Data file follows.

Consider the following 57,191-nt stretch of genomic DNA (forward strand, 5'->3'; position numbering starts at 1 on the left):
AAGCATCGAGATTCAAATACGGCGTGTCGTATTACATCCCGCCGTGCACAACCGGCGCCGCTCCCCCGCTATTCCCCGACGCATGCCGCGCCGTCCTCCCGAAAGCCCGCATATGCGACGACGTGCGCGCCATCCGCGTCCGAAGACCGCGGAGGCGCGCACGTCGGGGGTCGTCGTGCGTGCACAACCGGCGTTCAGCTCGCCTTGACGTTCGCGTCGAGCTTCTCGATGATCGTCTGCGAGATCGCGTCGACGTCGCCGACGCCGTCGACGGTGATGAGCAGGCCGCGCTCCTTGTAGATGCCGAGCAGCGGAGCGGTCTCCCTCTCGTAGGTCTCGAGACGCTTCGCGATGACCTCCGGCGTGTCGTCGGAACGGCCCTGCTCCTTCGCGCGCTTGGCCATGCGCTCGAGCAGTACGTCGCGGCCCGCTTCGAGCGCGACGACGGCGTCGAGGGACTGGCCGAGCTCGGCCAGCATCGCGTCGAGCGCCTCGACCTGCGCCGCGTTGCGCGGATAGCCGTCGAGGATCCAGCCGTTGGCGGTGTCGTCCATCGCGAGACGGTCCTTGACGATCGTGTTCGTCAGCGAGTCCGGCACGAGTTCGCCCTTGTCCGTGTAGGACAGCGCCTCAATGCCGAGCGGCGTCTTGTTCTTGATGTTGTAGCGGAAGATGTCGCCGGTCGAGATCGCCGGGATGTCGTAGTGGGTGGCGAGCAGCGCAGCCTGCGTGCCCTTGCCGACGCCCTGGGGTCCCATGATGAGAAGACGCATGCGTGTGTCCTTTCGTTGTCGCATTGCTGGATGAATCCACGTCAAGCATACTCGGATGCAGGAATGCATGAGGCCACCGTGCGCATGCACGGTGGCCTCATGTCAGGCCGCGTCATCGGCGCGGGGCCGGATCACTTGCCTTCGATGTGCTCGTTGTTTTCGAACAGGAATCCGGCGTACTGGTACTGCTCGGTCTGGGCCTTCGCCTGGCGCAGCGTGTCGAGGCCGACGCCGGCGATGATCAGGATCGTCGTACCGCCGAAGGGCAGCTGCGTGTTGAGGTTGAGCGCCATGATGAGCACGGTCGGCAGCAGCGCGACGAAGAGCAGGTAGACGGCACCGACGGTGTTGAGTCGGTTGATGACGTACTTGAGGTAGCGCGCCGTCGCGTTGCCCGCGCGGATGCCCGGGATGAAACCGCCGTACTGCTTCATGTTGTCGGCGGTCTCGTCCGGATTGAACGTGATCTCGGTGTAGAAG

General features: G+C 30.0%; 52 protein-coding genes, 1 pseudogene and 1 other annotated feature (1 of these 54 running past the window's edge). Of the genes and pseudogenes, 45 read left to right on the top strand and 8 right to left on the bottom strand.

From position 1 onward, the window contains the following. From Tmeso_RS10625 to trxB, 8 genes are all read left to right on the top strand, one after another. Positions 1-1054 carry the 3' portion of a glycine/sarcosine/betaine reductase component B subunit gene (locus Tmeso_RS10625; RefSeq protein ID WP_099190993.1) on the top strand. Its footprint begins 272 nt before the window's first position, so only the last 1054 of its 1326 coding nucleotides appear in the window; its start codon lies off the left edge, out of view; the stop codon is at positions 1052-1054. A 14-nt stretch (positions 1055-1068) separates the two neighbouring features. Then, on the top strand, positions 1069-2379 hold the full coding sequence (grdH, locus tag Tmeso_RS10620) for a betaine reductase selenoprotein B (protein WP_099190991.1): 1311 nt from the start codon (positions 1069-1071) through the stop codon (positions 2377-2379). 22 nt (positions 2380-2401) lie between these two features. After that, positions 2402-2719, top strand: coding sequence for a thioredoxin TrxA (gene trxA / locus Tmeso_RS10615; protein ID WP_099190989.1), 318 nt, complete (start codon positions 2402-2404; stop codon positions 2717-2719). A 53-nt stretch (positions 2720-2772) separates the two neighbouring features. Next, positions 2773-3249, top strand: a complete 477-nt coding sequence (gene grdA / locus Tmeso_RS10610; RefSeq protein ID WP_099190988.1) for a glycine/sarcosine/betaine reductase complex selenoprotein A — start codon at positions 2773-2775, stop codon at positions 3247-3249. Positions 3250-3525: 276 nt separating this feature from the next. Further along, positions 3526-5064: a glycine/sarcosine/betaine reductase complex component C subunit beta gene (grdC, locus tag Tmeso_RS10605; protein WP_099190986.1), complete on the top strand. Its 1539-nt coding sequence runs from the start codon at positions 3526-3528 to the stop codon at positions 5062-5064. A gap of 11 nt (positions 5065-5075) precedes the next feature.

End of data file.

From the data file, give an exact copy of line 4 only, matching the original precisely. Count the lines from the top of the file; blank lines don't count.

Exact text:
From position 1 onward, the window contains the following. From Tmeso_RS10625 to trxB, 8 genes are all read left to right on the top strand, one after another. Positions 1-1054 carry the 3' portion of a glycine/sarcosine/betaine reductase component B subunit gene (locus Tmeso_RS10625; RefSeq protein ID WP_099190993.1) on the top strand. Its footprint begins 272 nt before the window's first position, so only the last 1054 of its 1326 coding nucleotides appear in the window; its start codon lies off the left edge, out of view; the stop codon is at positions 1052-1054. A 14-nt stretch (positions 1055-1068) separates the two neighbouring features. Then, on the top strand, positions 1069-2379 hold the full coding sequence (grdH, locus tag Tmeso_RS10620) for a betaine reductase selenoprotein B (protein WP_099190991.1): 1311 nt from the start codon (positions 1069-1071) through the stop codon (positions 2377-2379). 22 nt (positions 2380-2401) lie between these two features. After that, positions 2402-2719, top strand: coding sequence for a thioredoxin TrxA (gene trxA / locus Tmeso_RS10615; protein ID WP_099190989.1), 318 nt, complete (start codon positions 2402-2404; stop codon positions 2717-2719). A 53-nt stretch (positions 2720-2772) separates the two neighbouring features. Next, positions 2773-3249, top strand: a complete 477-nt coding sequence (gene grdA / locus Tmeso_RS10610; RefSeq protein ID WP_099190988.1) for a glycine/sarcosine/betaine reductase complex selenoprotein A — start codon at positions 2773-2775, stop codon at positions 3247-3249. Positions 3250-3525: 276 nt separating this feature from the next. Further along, positions 3526-5064: a glycine/sarcosine/betaine reductase complex component C subunit beta gene (grdC, locus tag Tmeso_RS10605; protein WP_099190986.1), complete on the top strand. Its 1539-nt coding sequence runs from the start codon at positions 3526-3528 to the stop codon at positions 5062-5064. A gap of 11 nt (positions 5065-5075) precedes the next feature.